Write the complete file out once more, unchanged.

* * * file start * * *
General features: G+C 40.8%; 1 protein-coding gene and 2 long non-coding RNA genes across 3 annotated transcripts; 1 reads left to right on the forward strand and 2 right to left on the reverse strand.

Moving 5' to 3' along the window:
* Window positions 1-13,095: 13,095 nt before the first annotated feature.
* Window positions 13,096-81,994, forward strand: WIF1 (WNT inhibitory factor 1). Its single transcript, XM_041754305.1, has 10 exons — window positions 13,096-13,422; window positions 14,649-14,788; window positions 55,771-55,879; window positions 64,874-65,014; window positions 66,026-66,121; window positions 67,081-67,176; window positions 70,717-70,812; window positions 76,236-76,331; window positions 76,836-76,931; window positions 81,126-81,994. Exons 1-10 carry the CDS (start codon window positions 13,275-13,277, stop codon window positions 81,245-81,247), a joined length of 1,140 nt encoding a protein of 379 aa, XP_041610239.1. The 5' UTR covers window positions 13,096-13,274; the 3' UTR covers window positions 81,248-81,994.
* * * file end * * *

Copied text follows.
General features: G+C 40.8%; 1 protein-coding gene and 2 long non-coding RNA genes across 3 annotated transcripts; 1 reads left to right on the forward strand and 2 right to left on the reverse strand.

Moving 5' to 3' along the window:
* Window positions 1-13,095: 13,095 nt before the first annotated feature.
* Window positions 13,096-81,994, forward strand: WIF1 (WNT inhibitory factor 1). Its single transcript, XM_041754305.1, has 10 exons — window positions 13,096-13,422; window positions 14,649-14,788; window positions 55,771-55,879; window positions 64,874-65,014; window positions 66,026-66,121; window positions 67,081-67,176; window positions 70,717-70,812; window positions 76,236-76,331; window positions 76,836-76,931; window positions 81,126-81,994. Exons 1-10 carry the CDS (start codon window positions 13,275-13,277, stop codon window positions 81,245-81,247), a joined length of 1,140 nt encoding a protein of 379 aa, XP_041610239.1. The 5' UTR covers window positions 13,096-13,274; the 3' UTR covers window positions 81,248-81,994.